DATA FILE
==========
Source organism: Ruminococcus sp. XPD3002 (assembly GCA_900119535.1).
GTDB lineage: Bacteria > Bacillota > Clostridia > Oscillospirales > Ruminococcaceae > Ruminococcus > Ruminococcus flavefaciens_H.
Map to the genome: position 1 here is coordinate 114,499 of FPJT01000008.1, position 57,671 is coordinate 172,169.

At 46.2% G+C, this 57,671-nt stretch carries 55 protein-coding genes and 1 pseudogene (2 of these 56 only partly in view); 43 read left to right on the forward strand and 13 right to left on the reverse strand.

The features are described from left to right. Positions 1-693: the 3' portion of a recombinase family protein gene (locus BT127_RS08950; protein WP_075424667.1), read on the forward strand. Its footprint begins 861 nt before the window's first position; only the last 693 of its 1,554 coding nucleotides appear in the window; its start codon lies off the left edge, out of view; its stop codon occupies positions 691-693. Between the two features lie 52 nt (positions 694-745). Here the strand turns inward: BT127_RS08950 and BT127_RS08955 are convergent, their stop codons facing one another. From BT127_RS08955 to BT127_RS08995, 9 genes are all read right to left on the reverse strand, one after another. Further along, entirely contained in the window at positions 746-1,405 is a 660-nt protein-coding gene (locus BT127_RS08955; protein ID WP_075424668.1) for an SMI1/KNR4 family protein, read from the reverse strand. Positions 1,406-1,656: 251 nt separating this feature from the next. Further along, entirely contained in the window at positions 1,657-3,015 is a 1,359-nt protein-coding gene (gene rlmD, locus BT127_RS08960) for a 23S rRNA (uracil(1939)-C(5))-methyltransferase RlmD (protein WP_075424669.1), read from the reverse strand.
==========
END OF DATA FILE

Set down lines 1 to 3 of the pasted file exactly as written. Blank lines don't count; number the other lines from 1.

Source organism: Ruminococcus sp. XPD3002 (assembly GCA_900119535.1).
GTDB lineage: Bacteria > Bacillota > Clostridia > Oscillospirales > Ruminococcaceae > Ruminococcus > Ruminococcus flavefaciens_H.
Map to the genome: position 1 here is coordinate 114,499 of FPJT01000008.1, position 57,671 is coordinate 172,169.